The wind turbines are placed on monopile foundations piled into the seabed. There are two 900-tonne offshore substations, two 132-kilovolt marine cables that come ashore at Weybourne, England, and 21.6 kilometers of underground cable connecting to a new substation at Salle, England.
From this substation, the power is transported to Norwich, where it enters the national grid.
The completion of Sheringham Shoal means the U.K. now has more than 2.5 gigawatts of operational offshore wind energy capacity. The wind farm will supply power to 220,000 homes.
Wind Turbine Rotor With World’s Longest Blades Begins Testing
Siemens AG (Munich, Germany) began field testing in October its 154-meter rotor for the 6-megawatt offshore wind turbine in østerild, Denmark, at the new national test center. The SWT-6.0-154 turbine is equipped with the world’s longest rotor blades, each 75 meters long.
With a 154-meter rotor diameter, each turbine can produce 25 million kilowatt-hours of electricity that could power 6,000 households.
The SWT-6.0-154 is the lightest turbine in its class, having a nacelle weight of 200 tons.
To manufacture the B75 blade, Siemens uses its IntegralBlade process, which produces a blade up to 20 percent lighter than traditionally manufactured blades. The B75 blade’s high stability and low weight helps lower the cost of wind energy.
The first Siemens 6-megawatt turbine was installed in May 2011 at the Høvsore, Denmark, test site. Due to height restrictions, a 120-meter rotor was used on the prototype. It has now operated more than a year.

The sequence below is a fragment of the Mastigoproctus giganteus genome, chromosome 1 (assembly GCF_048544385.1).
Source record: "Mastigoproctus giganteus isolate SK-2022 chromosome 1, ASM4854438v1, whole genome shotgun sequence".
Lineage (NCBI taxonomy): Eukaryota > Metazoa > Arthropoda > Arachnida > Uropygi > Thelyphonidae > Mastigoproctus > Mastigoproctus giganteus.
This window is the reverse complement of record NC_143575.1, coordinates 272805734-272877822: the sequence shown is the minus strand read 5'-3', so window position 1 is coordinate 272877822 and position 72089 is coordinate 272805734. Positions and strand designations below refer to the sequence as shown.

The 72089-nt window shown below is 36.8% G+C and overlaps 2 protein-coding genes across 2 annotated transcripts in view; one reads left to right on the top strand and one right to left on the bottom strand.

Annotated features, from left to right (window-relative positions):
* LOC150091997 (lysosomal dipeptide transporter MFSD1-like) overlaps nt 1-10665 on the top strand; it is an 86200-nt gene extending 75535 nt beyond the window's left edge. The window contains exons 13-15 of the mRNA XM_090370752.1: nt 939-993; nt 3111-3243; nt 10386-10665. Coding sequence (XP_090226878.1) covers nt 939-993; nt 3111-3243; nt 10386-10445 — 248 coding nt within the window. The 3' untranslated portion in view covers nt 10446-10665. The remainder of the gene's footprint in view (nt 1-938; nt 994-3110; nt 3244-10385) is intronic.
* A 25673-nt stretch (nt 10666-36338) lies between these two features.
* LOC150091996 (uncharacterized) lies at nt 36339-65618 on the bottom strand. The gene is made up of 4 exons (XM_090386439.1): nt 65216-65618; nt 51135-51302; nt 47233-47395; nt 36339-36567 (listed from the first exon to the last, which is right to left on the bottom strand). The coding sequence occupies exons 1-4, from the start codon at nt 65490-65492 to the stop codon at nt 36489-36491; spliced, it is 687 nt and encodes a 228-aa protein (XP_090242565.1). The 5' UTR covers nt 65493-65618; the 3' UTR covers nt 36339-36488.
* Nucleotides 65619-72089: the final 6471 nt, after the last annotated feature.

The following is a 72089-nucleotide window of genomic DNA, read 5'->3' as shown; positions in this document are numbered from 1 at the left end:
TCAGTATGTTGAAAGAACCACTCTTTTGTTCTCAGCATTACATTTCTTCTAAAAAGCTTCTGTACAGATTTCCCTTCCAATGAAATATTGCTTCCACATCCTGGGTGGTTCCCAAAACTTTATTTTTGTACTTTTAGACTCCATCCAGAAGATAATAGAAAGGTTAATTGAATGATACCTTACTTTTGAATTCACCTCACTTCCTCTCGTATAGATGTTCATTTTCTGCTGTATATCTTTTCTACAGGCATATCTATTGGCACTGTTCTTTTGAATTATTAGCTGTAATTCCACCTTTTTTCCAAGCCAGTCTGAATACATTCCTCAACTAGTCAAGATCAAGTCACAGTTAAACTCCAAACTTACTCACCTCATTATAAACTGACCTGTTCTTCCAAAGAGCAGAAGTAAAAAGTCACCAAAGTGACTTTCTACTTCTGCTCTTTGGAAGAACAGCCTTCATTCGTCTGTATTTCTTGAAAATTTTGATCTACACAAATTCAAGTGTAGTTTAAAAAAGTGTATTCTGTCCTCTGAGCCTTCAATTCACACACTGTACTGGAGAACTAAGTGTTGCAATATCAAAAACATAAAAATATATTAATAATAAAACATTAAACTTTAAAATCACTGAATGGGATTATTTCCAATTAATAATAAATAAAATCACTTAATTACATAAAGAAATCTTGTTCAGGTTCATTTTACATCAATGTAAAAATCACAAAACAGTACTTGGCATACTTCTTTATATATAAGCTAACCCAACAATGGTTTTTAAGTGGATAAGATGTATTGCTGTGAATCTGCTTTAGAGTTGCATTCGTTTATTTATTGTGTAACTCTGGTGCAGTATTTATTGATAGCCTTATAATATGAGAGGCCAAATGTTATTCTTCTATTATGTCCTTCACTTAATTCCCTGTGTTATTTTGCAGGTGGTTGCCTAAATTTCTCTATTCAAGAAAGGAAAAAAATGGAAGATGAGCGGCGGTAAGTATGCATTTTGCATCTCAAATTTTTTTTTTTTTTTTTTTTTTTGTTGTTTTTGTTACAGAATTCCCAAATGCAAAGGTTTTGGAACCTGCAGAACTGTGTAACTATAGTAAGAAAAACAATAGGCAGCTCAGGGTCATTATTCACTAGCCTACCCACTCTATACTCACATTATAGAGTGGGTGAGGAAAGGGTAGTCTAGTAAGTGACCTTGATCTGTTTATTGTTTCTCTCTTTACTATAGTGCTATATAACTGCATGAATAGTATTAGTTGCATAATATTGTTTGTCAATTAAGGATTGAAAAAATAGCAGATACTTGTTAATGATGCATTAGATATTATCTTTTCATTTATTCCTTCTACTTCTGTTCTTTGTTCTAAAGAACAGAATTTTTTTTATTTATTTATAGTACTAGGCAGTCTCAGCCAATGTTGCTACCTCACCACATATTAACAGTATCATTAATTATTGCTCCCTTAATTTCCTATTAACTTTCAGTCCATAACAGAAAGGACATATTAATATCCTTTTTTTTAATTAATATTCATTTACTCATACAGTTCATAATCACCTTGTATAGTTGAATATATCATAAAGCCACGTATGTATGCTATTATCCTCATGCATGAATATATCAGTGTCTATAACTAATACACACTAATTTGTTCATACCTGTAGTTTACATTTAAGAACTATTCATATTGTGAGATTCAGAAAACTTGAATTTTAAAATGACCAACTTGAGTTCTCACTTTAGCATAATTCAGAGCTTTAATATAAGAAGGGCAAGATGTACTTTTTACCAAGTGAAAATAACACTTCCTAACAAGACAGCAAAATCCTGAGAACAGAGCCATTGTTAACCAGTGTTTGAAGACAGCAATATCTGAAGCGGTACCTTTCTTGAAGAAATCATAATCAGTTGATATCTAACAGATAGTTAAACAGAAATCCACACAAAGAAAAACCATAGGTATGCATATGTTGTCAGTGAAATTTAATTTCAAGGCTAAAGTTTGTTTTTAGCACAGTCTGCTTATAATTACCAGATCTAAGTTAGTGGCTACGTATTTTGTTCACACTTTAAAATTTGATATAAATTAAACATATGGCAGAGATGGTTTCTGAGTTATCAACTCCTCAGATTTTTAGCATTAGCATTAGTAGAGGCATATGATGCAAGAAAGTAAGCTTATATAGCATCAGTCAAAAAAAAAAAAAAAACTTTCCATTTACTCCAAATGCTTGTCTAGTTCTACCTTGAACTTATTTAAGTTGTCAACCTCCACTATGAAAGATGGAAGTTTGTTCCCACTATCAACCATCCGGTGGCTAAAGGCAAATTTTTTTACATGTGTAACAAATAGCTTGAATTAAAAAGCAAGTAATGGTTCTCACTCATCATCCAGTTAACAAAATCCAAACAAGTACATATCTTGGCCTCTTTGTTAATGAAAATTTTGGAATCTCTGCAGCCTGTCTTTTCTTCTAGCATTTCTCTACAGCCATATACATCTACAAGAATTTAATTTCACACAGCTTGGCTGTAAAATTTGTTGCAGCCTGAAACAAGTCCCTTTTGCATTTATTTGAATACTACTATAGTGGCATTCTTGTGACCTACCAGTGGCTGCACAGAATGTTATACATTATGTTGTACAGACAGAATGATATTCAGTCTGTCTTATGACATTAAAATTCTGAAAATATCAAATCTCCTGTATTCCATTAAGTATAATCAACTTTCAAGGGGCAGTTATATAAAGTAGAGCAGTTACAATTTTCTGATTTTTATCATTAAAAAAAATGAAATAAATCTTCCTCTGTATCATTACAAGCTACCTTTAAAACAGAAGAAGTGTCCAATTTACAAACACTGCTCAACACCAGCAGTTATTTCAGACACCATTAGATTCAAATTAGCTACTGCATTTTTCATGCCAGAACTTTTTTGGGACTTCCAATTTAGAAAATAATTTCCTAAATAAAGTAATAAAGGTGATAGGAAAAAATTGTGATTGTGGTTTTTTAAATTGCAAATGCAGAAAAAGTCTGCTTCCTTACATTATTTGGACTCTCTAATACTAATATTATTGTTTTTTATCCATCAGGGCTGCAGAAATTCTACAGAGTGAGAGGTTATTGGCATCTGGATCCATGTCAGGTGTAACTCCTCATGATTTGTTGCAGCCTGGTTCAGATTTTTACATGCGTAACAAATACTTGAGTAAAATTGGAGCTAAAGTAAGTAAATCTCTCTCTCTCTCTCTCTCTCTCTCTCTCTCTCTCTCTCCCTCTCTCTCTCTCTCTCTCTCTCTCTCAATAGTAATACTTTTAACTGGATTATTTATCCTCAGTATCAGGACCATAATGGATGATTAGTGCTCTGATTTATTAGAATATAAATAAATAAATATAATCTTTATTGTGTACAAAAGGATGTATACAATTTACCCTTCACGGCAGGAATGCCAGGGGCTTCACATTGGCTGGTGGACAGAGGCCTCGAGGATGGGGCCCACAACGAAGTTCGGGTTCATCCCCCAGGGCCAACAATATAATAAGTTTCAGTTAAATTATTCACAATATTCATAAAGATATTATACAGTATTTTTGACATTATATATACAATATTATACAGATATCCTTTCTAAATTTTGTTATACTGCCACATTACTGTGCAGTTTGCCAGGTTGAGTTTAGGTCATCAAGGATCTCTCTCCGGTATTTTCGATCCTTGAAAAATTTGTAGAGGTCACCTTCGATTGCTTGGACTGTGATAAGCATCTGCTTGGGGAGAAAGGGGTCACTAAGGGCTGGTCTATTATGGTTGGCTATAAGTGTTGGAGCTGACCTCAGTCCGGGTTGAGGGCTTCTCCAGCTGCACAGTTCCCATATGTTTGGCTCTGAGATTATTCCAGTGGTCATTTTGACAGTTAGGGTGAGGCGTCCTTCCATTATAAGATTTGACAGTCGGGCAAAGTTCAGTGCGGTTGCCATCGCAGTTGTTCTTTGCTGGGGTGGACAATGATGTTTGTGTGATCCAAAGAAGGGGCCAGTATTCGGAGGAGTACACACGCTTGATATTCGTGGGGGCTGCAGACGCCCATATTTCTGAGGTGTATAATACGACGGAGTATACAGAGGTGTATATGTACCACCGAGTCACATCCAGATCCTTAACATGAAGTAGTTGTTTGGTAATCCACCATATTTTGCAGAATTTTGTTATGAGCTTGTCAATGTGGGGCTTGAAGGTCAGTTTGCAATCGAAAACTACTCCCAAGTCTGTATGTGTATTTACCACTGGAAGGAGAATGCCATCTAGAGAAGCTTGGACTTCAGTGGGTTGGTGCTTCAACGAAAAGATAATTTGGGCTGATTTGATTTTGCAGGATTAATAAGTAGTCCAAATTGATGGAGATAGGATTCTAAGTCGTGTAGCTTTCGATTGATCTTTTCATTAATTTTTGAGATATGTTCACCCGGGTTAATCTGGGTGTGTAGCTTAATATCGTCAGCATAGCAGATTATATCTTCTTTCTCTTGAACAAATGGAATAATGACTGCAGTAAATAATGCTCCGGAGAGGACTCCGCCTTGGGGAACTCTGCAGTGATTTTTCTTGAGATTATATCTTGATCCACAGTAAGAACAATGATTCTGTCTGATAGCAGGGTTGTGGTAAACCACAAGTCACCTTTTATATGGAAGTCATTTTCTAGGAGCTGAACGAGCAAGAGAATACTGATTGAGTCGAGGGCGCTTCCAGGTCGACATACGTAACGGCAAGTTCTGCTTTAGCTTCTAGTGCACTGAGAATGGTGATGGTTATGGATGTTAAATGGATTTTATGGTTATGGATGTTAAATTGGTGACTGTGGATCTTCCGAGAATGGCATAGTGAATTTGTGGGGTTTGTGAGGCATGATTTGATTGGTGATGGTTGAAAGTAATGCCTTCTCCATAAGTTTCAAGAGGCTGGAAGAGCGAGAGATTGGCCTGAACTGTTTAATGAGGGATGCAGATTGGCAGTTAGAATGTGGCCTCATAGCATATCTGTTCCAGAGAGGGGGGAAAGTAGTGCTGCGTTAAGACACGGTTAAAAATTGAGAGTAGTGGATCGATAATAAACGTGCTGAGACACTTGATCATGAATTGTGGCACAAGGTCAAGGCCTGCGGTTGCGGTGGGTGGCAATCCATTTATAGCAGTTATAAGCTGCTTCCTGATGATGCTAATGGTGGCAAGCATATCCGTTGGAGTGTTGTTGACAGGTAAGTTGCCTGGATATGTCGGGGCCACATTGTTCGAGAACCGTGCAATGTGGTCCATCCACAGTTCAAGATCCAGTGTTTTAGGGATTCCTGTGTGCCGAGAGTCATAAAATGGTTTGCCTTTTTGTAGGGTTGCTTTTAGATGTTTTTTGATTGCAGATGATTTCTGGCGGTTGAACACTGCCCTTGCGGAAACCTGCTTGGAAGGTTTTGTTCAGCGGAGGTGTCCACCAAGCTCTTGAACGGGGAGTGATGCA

In July, Siemens entered into a master agreement with DONG Energy (Fredericia, Denmark), for the delivery of 300 offshore SWT-6.0-154 turbines. They are expected to be used in projects off the coast of the U.K.
Bechtel and Subsea 7 to Develop Offshore Wind Projects Jointly
Bechtel Corp. (San Francisco, California) and Subsea 7 (London, England) announced in October that they will work together as part of a non-exclusive joint approach to develop offshore wind and associated transmission projects in Europe, including the U.K. and Germany.
Bechtel and Subsea 7 will engage with key stakeholders in the market and evaluate prospective project opportunities on a case-by-case basis. The companies will continue to pursue opportunities separately in the offshore wind and transmission sector where the scope of work is segmented in multicontracting arrangements.
Bechtel is presently building and managing the construction of approximately 850 kilometers of new transmission lines and substations in parts of Canada.
Subsea 7, which established its offshore renewables division in 2011, is part of the Offshore Wind Alliance along with SSE (Reading, England), Siemens Wind Power A/S (Brande, Denmark), Siemens Transmission and Distribution Ltd. (Manchester, England), Atkins (Epsom, England) and Burntisland Fabrications Ltd. (Burntisland, Scotland).
Subsea 7 is also active in the offshore wind installation market through its joint-venture company Seaway Heavy Lifting (Limassol, Cyprus).